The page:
[U]nder the Fourth Amendment, a warrantless arrest is an unreasonable seizure unless there is probable cause to believe that a criminal offense has been or is being committed.” United States v. Johnson, 599 F.3d 339, 346 (4th Cir. 2010). In determining if a law enforcement officer had probable cause to make an arrest, we ask whether “at the time the arrest occur[ed], the facts and circumstances within the officer’s knowledge would warrant the belief of a prudent person that the arrestee had committed or was committing an offense.” United States v. Manbeck, 744 F.2d 360, 376 (4th Cir. 1984). While this inquiry is an objective one, Johnson, 599 F.3d at 346, it [*11] “does not involve the application of a precise legal formula or test,” United States v. Humphries, 372 F.3d 653, 657 (4th Cir. 2004). Rather, we must undertake a “commonsense and streetwise assessment” of the totality of the circumstances, giving due deference to the “inferences drawn by law enforcement officers on the scene.” Humphries, 372 F.3d at 657.[v]
The Four Stages of Ruffin’s Encounter with the Police
The court of appeals divided the officer’s encounter with Ruffin in to four stages to discuss the legality of the officer’s conduct at each stage. The four stages are as follows: (1) the portion of the encounter prior to the officer placing his hand on Ruffin’s arm and told him that he was being detained; (2) the portion of the encounter where Officer Ochoa initially attempted to detain Ruffin; (3) the portion where Officer Ochoa placed Ruffin under arrest; and (4) the portion of the encounter where the officer’s searched Ruffin incident to arrest.
This is the portion of the encounter prior to Officer Ochoa putting his hand on Ruffin and telling him he was being detained. The court examined this stage to determine if the encounter was consensual, which would require no reasonable suspicion. At this stage, the officers had observed him bent over at a wheel chair ramp and also observed items under the ramp. Officer asked him a few questions, and asked for and received consent to pat him down for weapons, which Officer Ochoa did after he received Ruffin’s consent. The court stated that at this point, this was merely a consensual encounter that did not require reasonable suspicion. Therefore, there was no Fourth Amendment violation at this stage.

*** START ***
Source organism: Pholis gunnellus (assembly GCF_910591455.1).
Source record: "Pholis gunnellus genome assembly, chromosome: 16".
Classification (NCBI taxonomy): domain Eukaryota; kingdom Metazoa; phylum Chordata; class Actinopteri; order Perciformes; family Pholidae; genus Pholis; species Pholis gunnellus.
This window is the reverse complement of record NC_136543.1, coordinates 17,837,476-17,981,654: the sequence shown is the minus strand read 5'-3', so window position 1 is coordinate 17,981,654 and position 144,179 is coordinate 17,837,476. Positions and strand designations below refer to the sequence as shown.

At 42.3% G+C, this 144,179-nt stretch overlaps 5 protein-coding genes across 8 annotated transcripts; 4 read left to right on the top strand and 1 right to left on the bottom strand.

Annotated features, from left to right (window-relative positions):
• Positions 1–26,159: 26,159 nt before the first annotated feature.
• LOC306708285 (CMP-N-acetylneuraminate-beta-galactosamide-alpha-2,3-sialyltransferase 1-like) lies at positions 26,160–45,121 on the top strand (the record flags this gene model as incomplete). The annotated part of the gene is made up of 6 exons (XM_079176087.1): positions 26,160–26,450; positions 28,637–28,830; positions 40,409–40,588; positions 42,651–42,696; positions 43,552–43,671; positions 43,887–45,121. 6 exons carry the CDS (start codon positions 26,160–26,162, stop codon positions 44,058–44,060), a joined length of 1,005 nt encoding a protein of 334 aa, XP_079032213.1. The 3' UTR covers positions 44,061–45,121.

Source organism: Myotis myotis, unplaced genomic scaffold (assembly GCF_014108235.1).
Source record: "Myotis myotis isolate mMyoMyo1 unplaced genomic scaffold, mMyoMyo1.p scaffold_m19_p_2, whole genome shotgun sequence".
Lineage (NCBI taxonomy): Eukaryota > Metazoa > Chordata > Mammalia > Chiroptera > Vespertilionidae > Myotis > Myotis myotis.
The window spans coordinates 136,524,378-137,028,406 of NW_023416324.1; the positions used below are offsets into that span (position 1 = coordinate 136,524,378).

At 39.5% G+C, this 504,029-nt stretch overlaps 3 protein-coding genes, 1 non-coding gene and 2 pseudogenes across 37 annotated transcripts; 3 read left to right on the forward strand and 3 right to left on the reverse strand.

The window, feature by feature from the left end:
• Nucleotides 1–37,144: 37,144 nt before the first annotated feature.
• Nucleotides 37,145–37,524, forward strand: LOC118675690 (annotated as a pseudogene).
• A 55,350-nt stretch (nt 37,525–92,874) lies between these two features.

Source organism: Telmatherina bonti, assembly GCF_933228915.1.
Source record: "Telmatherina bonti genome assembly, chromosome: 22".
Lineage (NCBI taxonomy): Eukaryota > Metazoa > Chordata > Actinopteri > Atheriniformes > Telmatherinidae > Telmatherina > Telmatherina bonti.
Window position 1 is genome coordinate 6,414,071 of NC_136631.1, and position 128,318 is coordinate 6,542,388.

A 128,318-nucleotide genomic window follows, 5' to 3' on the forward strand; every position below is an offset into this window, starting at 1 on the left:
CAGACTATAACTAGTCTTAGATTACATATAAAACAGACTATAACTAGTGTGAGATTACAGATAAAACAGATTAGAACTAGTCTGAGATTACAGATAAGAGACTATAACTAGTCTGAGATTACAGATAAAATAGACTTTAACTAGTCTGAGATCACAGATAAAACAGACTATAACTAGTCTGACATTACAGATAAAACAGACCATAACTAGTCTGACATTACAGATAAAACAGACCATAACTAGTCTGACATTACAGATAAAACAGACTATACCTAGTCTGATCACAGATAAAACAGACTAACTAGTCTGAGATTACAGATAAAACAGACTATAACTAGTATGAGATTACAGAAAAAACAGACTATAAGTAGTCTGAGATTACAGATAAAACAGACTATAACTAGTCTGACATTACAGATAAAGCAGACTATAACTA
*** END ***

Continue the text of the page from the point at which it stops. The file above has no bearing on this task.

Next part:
This is the portion of the encounter where Officer Ochoa touched Ruffin, told him that he was being detained, and attempted to handcuff him. The court noted that this was clearly the point where the encounter became a Fourth Amendment seizure, particularly an investigative detention. For the investigative detention to comply with the Fourth Amendment, it must be supported by reasonable suspicion of criminal activity. The court held that there were ample facts to support reasonable suspicion to detain Ruffin. Specifically, the court stated
[T]he following facts, when taken together and considered in light of the officers’ experience and training, could have reasonably led Ochoa and Emory to suspect that Ruffin was involved in the breaking and entering of Farmer’s vehicle: (1) the lateness of the hour; (2) that Jaxx had led the officers from the scene of the vehicle break-in to Ruffin’s location; (3) that Ruffin was the only person the officers encountered during their search; (4) that Ruffin was bending over near various objects under [*15] the wheelchair ramp, which the officers’ experience suggested may have been property stolen from a series of car break-ins; (5) that, when questioned by Ochoa, Ruffin grew extremely nervous and appeared to be looking for an opportunity to flee; (6) that Ruffin behaved in an evasive manner throughout the encounter, consistently moving away from both Ochoa and the items under the ramp; and (7) that Ruffin’s explanation for his presence behind the apartment at 1:40 in the morning—that his child (who somehow never appeared) was using the restroom in the nearby woods—was wholly implausible.[vi]
The court of appeals held that the above facts, taken together as the totality of the circumstances, provided ample reasonable suspicion to justify the investigative detention, therefore, it complied with the Fourth Amendment.
Additionally, Ruffin argued that the officer’s attempt to handcuff him as part of the investigative detention transformed the detention into a de-facto arrest without probable cause. Regarding the legality of handcuffing suspects during investigative detentions, the court of appeals stated